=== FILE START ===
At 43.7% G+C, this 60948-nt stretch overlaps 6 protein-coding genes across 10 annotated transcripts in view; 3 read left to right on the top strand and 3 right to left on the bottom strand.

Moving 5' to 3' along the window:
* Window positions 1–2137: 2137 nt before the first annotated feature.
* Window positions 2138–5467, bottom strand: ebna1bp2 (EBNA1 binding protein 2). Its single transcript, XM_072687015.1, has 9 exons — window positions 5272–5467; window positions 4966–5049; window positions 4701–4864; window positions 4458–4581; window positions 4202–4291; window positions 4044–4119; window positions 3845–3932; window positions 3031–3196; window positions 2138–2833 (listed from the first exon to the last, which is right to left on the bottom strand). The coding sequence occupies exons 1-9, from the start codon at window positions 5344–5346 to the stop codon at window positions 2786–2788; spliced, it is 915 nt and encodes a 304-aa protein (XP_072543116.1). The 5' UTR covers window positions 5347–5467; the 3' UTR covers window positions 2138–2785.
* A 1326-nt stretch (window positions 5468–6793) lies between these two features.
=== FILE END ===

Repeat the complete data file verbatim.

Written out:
At 43.7% G+C, this 60948-nt stretch overlaps 6 protein-coding genes across 10 annotated transcripts in view; 3 read left to right on the top strand and 3 right to left on the bottom strand.

Moving 5' to 3' along the window:
* Window positions 1–2137: 2137 nt before the first annotated feature.
* Window positions 2138–5467, bottom strand: ebna1bp2 (EBNA1 binding protein 2). Its single transcript, XM_072687015.1, has 9 exons — window positions 5272–5467; window positions 4966–5049; window positions 4701–4864; window positions 4458–4581; window positions 4202–4291; window positions 4044–4119; window positions 3845–3932; window positions 3031–3196; window positions 2138–2833 (listed from the first exon to the last, which is right to left on the bottom strand). The coding sequence occupies exons 1-9, from the start codon at window positions 5344–5346 to the stop codon at window positions 2786–2788; spliced, it is 915 nt and encodes a 304-aa protein (XP_072543116.1). The 5' UTR covers window positions 5347–5467; the 3' UTR covers window positions 2138–2785.
* A 1326-nt stretch (window positions 5468–6793) lies between these two features.